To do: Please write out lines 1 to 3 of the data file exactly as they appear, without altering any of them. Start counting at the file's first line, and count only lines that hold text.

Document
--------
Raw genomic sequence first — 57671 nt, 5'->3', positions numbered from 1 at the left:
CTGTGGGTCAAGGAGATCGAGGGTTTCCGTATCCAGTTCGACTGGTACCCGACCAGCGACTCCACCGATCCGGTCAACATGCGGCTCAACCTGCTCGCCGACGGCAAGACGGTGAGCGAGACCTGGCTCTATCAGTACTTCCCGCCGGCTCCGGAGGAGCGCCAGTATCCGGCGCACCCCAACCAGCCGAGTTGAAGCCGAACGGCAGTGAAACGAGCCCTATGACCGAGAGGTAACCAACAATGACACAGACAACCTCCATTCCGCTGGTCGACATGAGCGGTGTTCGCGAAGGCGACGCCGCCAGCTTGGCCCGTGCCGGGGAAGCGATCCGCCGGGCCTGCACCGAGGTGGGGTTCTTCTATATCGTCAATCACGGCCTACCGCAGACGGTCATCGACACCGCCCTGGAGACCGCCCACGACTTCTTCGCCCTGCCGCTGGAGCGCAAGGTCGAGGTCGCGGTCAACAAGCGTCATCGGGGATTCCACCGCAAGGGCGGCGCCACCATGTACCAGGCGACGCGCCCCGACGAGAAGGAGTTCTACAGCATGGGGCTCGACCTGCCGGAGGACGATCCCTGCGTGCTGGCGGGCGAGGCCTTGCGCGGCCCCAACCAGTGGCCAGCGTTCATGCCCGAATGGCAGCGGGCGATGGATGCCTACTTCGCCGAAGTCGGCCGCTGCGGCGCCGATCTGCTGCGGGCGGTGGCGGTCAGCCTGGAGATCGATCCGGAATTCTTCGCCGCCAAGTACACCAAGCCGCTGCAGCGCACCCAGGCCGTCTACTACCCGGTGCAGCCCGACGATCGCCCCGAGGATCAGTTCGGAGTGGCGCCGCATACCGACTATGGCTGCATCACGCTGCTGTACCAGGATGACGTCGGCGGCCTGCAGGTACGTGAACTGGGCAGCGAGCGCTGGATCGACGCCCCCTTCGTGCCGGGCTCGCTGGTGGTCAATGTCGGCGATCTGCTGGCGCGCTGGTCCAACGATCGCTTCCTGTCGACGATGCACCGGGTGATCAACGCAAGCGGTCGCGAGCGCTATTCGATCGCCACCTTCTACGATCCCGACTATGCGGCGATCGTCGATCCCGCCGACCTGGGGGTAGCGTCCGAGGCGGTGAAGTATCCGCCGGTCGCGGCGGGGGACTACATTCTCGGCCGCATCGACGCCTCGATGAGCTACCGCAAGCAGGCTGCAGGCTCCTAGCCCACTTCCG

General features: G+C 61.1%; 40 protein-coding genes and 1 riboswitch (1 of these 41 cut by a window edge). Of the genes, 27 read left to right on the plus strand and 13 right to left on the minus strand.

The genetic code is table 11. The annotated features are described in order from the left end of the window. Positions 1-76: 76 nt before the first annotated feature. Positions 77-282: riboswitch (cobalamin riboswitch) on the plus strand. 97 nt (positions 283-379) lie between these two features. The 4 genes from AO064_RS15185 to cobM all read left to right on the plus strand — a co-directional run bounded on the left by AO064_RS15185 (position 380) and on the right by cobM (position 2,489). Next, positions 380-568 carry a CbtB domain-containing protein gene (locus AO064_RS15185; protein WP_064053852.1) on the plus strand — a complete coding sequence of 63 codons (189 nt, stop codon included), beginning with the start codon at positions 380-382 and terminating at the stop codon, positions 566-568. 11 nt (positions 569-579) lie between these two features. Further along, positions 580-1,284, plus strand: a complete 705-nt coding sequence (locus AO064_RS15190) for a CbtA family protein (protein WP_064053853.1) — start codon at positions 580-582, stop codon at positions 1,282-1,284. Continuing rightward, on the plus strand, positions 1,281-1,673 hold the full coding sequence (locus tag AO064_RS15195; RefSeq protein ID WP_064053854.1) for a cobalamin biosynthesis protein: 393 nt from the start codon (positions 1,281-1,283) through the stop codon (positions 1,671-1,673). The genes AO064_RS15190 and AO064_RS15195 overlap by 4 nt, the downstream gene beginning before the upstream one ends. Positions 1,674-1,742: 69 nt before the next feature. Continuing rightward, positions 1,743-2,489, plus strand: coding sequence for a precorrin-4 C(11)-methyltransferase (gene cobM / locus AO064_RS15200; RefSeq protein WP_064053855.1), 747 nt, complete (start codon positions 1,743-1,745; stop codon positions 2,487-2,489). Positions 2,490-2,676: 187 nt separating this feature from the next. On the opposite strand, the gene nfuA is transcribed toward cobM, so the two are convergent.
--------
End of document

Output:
Raw genomic sequence first — 57671 nt, 5'->3', positions numbered from 1 at the left:
CTGTGGGTCAAGGAGATCGAGGGTTTCCGTATCCAGTTCGACTGGTACCCGACCAGCGACTCCACCGATCCGGTCAACATGCGGCTCAACCTGCTCGCCGACGGCAAGACGGTGAGCGAGACCTGGCTCTATCAGTACTTCCCGCCGGCTCCGGAGGAGCGCCAGTATCCGGCGCACCCCAACCAGCCGAGTTGAAGCCGAACGGCAGTGAAACGAGCCCTATGACCGAGAGGTAACCAACAATGACACAGACAACCTCCATTCCGCTGGTCGACATGAGCGGTGTTCGCGAAGGCGACGCCGCCAGCTTGGCCCGTGCCGGGGAAGCGATCCGCCGGGCCTGCACCGAGGTGGGGTTCTTCTATATCGTCAATCACGGCCTACCGCAGACGGTCATCGACACCGCCCTGGAGACCGCCCACGACTTCTTCGCCCTGCCGCTGGAGCGCAAGGTCGAGGTCGCGGTCAACAAGCGTCATCGGGGATTCCACCGCAAGGGCGGCGCCACCATGTACCAGGCGACGCGCCCCGACGAGAAGGAGTTCTACAGCATGGGGCTCGACCTGCCGGAGGACGATCCCTGCGTGCTGGCGGGCGAGGCCTTGCGCGGCCCCAACCAGTGGCCAGCGTTCATGCCCGAATGGCAGCGGGCGATGGATGCCTACTTCGCCGAAGTCGGCCGCTGCGGCGCCGATCTGCTGCGGGCGGTGGCGGTCAGCCTGGAGATCGATCCGGAATTCTTCGCCGCCAAGTACACCAAGCCGCTGCAGCGCACCCAGGCCGTCTACTACCCGGTGCAGCCCGACGATCGCCCCGAGGATCAGTTCGGAGTGGCGCCGCATACCGACTATGGCTGCATCACGCTGCTGTACCAGGATGACGTCGGCGGCCTGCAGGTACGTGAACTGGGCAGCGAGCGCTGGATCGACGCCCCCTTCGTGCCGGGCTCGCTGGTGGTCAATGTCGGCGATCTGCTGGCGCGCTGGTCCAACGATCGCTTCCTGTCGACGATGCACCGGGTGATCAACGCAAGCGGTCGCGAGCGCTATTCGATCGCCACCTTCTACGATCCCGACTATGCGGCGATCGTCGATCCCGCCGACCTGGGGGTAGCGTCCGAGGCGGTGAAGTATCCGCCGGTCGCGGCGGGGGACTACATTCTCGGCCGCATCGACGCCTCGATGAGCTACCGCAAGCAGGCTGCAGGCTCCTAGCCCACTTCCG

General features: G+C 61.1%; 40 protein-coding genes and 1 riboswitch (1 of these 41 cut by a window edge). Of the genes, 27 read left to right on the plus strand and 13 right to left on the minus strand.